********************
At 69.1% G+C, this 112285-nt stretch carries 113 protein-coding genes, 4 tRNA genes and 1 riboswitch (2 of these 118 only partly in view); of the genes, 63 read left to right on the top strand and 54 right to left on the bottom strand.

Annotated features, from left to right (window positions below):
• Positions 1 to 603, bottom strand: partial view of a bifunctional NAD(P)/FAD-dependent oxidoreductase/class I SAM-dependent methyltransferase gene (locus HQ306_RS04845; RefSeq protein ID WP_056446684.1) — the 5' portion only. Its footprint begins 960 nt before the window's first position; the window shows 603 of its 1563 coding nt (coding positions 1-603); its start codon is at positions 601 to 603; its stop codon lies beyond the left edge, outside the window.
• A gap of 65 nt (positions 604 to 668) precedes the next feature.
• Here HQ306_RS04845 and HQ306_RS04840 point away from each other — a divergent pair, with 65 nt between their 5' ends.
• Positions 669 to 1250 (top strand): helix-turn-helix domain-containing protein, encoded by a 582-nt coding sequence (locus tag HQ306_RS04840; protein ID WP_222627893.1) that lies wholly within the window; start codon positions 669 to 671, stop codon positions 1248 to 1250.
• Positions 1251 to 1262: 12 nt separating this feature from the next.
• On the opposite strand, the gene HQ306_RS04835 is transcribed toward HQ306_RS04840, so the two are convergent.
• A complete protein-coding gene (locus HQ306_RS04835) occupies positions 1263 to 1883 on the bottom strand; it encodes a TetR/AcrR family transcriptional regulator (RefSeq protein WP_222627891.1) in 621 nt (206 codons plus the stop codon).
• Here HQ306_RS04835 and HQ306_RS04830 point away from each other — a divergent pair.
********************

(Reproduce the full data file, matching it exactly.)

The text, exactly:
At 69.1% G+C, this 112285-nt stretch carries 113 protein-coding genes, 4 tRNA genes and 1 riboswitch (2 of these 118 only partly in view); of the genes, 63 read left to right on the top strand and 54 right to left on the bottom strand.

Annotated features, from left to right (window positions below):
• Positions 1 to 603, bottom strand: partial view of a bifunctional NAD(P)/FAD-dependent oxidoreductase/class I SAM-dependent methyltransferase gene (locus HQ306_RS04845; RefSeq protein ID WP_056446684.1) — the 5' portion only. Its footprint begins 960 nt before the window's first position; the window shows 603 of its 1563 coding nt (coding positions 1-603); its start codon is at positions 601 to 603; its stop codon lies beyond the left edge, outside the window.
• A gap of 65 nt (positions 604 to 668) precedes the next feature.
• Here HQ306_RS04845 and HQ306_RS04840 point away from each other — a divergent pair, with 65 nt between their 5' ends.
• Positions 669 to 1250 (top strand): helix-turn-helix domain-containing protein, encoded by a 582-nt coding sequence (locus tag HQ306_RS04840; protein ID WP_222627893.1) that lies wholly within the window; start codon positions 669 to 671, stop codon positions 1248 to 1250.
• Positions 1251 to 1262: 12 nt separating this feature from the next.
• On the opposite strand, the gene HQ306_RS04835 is transcribed toward HQ306_RS04840, so the two are convergent.
• A complete protein-coding gene (locus HQ306_RS04835) occupies positions 1263 to 1883 on the bottom strand; it encodes a TetR/AcrR family transcriptional regulator (RefSeq protein WP_222627891.1) in 621 nt (206 codons plus the stop codon).
• Here HQ306_RS04835 and HQ306_RS04830 point away from each other — a divergent pair.